On Saturday morning we had the choora ceremony while Sid (the groom) had his haldi ceremony with his family. It was so fun to see my kalire fall on the heads of ALL my single friends, which means they are all next to the wedding altar. That evening we had the Sangeet, hosted at the hotel, where our friends and family surprised us with a slew of singing performances and dances! Sid and I are both very much into music and I am a HUGE dance/Bollywood fan so I always dreamt of a performance-filled Sangeet. We had songs sung by cousins, friends, uncles, our siblings, and my parents, as well as speeches from Sid's best friend Prashant and my best friend, Courtney. For the dances, my best friend Monika, who is an TOP NOTCH choreographer, coordinated a huge dance with our friends and cousins, along with a solo performance of my favorite Punjabi folk song, "Lathe de Chadar." My sisters Reena and Navita, and best friends Gurpreet and Namita, also did amazing Bhangra dances. To top it off, my little niece, Iyla, and nephew, Evin, did their very first Bollywood dance, and we all melted! Sid and I also surprised the crowd with a couple's dance to "Morni Banke." This was probably one of the most special moments, as Sid is not a dancer, and had never performed before! Just for me, he learned this choreography so we could fulfill my dream of having a true Punjabi Sangeet -- and he killed it!!!
Sunday was the big day. We kicked off with Sid's Baraat, where he chose to ride in a white Jeep Wrangler Renegade decorated with marigolds instead of the traditional white horse. Before entering the building, we had the Milni ceremony and my bridesmaids and bridesman made sure no one would enter until the groom paid up :).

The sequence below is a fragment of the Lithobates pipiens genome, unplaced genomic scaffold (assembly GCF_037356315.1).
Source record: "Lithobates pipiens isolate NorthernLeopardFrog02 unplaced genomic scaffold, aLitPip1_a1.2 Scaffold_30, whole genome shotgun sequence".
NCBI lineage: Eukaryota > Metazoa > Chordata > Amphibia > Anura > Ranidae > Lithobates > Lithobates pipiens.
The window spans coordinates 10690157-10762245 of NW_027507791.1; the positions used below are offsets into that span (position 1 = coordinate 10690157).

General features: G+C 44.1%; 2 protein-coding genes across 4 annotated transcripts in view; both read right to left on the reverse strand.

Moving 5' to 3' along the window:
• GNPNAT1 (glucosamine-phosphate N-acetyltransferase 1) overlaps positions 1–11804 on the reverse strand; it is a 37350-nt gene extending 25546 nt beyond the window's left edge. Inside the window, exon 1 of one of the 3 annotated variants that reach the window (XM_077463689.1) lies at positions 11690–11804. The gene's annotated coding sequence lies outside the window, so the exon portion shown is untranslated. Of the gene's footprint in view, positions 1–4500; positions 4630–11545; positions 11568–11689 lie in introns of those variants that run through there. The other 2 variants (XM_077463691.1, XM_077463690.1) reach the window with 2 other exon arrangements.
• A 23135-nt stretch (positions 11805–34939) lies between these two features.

The reception was the grand finale of the weekend. Sid's brother, Sunny, and his uncle and mom made very heartfelt speeches. My sister, Navita, also made a beautiful speech. I surprised Sid with a singing performance of Etta James' "At Last," to express how much he means to me. Much to our surprise, our family, friends, and nieces and nephews had more dance performances planned, the highlight being an epic performance to "Jalebi Baby," a classical performance by my sisters to "Ghar More Pardesiya," and dances by my brother in laws, Vani and Eran. The rest of the night was followed by many drinks and non-stop dancing in true Punjabi style.
Do you have any words of wisdom for Brides-To-Be?
Choose vendors you connect with and trust. You end up spending a year or more with these people planning, and if you have the wrong people by your side, you should trust your gut to go with someone else. There should be nothing stressful about your wedding weekend . If you feel that will be the case during your planning process, you should act accordingly.
I'd also say make sure you get your timeline for the weekend right and go over it several times with ALL of your vendors. For example, your photographer should confirm you have enough time for photos etc., your caterer should have input on when the food should be set up, etc. That synergy is key to ensuring everything runs smoothly! I'd also say have a point of contact for both families to assist with moving things along, even if you have a planner.
Maharanis, that is all for today, come back tomorrow for more!